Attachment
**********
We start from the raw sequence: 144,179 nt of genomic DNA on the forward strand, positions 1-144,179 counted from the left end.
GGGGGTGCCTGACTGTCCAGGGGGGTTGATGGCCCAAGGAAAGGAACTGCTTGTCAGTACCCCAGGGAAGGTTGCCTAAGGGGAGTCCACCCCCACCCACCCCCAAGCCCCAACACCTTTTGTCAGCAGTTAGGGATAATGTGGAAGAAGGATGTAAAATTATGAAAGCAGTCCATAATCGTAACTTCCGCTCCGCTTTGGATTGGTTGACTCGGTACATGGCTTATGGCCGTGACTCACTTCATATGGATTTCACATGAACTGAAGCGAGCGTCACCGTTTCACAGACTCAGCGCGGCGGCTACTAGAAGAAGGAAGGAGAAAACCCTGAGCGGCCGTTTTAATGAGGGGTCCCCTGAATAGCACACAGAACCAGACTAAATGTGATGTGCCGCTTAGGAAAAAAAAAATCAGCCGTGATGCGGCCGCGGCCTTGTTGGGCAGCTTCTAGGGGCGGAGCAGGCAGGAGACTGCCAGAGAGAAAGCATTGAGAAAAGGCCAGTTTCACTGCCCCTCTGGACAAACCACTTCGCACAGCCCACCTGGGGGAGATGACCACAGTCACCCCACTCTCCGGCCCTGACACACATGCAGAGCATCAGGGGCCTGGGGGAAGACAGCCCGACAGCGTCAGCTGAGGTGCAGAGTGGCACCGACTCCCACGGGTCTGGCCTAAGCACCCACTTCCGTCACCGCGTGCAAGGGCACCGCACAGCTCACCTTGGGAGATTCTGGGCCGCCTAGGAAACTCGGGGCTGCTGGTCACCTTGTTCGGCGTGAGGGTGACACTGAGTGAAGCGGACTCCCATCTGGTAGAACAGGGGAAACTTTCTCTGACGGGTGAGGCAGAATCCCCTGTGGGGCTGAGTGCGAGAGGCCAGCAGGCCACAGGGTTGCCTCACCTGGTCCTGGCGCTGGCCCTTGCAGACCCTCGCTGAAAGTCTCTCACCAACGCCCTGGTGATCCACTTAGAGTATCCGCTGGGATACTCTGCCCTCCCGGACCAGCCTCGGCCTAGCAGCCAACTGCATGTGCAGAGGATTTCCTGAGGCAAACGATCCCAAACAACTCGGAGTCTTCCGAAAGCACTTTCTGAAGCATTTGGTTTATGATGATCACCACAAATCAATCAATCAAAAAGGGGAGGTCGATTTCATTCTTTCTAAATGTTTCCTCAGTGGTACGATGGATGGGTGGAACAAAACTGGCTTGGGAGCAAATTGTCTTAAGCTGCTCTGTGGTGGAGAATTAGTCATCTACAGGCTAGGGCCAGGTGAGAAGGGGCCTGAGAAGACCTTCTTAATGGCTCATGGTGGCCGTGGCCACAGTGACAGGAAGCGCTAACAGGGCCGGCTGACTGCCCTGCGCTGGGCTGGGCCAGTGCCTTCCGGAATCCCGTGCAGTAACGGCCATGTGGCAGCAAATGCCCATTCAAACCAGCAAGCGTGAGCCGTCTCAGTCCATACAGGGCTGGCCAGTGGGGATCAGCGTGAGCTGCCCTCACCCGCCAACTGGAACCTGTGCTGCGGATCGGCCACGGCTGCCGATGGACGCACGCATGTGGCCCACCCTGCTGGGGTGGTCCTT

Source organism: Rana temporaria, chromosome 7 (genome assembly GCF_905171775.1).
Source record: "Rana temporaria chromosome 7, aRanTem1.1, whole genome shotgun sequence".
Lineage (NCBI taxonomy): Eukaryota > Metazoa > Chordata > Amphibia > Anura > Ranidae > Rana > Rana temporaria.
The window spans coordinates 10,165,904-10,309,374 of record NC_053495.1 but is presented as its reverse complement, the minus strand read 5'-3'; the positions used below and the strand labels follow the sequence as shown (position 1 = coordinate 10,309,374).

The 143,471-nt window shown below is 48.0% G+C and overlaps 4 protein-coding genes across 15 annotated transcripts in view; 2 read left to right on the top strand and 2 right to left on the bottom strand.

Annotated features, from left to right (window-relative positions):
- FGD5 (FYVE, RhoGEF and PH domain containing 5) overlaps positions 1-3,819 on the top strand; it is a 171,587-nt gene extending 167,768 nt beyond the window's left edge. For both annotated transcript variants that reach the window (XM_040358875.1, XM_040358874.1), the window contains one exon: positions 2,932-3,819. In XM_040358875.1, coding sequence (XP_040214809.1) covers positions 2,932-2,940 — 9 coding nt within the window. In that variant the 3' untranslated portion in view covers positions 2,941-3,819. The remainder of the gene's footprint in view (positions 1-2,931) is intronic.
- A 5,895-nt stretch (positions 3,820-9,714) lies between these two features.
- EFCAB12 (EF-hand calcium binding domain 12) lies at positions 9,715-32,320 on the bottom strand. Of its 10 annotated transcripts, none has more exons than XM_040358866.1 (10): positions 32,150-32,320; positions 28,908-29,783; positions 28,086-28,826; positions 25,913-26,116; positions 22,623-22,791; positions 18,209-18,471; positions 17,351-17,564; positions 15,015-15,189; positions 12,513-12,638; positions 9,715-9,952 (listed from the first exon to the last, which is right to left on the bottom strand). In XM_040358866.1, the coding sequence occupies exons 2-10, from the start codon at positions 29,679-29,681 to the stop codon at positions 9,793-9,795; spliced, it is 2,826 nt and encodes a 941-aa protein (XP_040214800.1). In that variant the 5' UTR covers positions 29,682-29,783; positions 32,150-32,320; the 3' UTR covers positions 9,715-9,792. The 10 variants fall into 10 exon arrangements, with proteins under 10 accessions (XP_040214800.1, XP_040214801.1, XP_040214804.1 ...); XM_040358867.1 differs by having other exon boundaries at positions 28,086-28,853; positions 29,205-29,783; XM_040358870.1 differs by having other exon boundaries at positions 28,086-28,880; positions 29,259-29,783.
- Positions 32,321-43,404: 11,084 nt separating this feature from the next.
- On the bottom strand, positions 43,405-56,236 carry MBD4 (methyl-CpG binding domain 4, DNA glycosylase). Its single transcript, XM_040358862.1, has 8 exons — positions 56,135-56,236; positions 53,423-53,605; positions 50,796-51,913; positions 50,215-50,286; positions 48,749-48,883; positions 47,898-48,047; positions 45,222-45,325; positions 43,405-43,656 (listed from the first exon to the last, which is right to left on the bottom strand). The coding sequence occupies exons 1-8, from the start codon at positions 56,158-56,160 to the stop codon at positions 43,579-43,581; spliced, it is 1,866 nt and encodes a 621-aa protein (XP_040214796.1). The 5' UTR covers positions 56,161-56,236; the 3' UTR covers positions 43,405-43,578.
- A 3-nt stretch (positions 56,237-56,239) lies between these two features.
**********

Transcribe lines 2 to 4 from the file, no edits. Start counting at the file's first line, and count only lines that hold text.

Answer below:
GGGGGTGCCTGACTGTCCAGGGGGGTTGATGGCCCAAGGAAAGGAACTGCTTGTCAGTACCCCAGGGAAGGTTGCCTAAGGGGAGTCCACCCCCACCCACCCCCAAGCCCCAACACCTTTTGTCAGCAGTTAGGGATAATGTGGAAGAAGGATGTAAAATTATGAAAGCAGTCCATAATCGTAACTTCCGCTCCGCTTTGGATTGGTTGACTCGGTACATGGCTTATGGCCGTGACTCACTTCATATGGATTTCACATGAACTGAAGCGAGCGTCACCGTTTCACAGACTCAGCGCGGCGGCTACTAGAAGAAGGAAGGAGAAAACCCTGAGCGGCCGTTTTAATGAGGGGTCCCCTGAATAGCACACAGAACCAGACTAAATGTGATGTGCCGCTTAGGAAAAAAAAAATCAGCCGTGATGCGGCCGCGGCCTTGTTGGGCAGCTTCTAGGGGCGGAGCAGGCAGGAGACTGCCAGAGAGAAAGCATTGAGAAAAGGCCAGTTTCACTGCCCCTCTGGACAAACCACTTCGCACAGCCCACCTGGGGGAGATGACCACAGTCACCCCACTCTCCGGCCCTGACACACATGCAGAGCATCAGGGGCCTGGGGGAAGACAGCCCGACAGCGTCAGCTGAGGTGCAGAGTGGCACCGACTCCCACGGGTCTGGCCTAAGCACCCACTTCCGTCACCGCGTGCAAGGGCACCGCACAGCTCACCTTGGGAGATTCTGGGCCGCCTAGGAAACTCGGGGCTGCTGGTCACCTTGTTCGGCGTGAGGGTGACACTGAGTGAAGCGGACTCCCATCTGGTAGAACAGGGGAAACTTTCTCTGACGGGTGAGGCAGAATCCCCTGTGGGGCTGAGTGCGAGAGGCCAGCAGGCCACAGGGTTGCCTCACCTGGTCCTGGCGCTGGCCCTTGCAGACCCTCGCTGAAAGTCTCTCACCAACGCCCTGGTGATCCACTTAGAGTATCCGCTGGGATACTCTGCCCTCCCGGACCAGCCTCGGCCTAGCAGCCAACTGCATGTGCAGAGGATTTCCTGAGGCAAACGATCCCAAACAACTCGGAGTCTTCCGAAAGCACTTTCTGAAGCATTTGGTTTATGATGATCACCACAAATCAATCAATCAAAAAGGGGAGGTCGATTTCATTCTTTCTAAATGTTTCCTCAGTGGTACGATGGATGGGTGGAACAAAACTGGCTTGGGAGCAAATTGTCTTAAGCTGCTCTGTGGTGGAGAATTAGTCATCTACAGGCTAGGGCCAGGTGAGAAGGGGCCTGAGAAGACCTTCTTAATGGCTCATGGTGGCCGTGGCCACAGTGACAGGAAGCGCTAACAGGGCCGGCTGACTGCCCTGCGCTGGGCTGGGCCAGTGCCTTCCGGAATCCCGTGCAGTAACGGCCATGTGGCAGCAAATGCCCATTCAAACCAGCAAGCGTGAGCCGTCTCAGTCCATACAGGGCTGGCCAGTGGGGATCAGCGTGAGCTGCCCTCACCCGCCAACTGGAACCTGTGCTGCGGATCGGCCACGGCTGCCGATGGACGCACGCATGTGGCCCACCCTGCTGGGGTGGTCCTT

Source organism: Rana temporaria, chromosome 7 (genome assembly GCF_905171775.1).
Source record: "Rana temporaria chromosome 7, aRanTem1.1, whole genome shotgun sequence".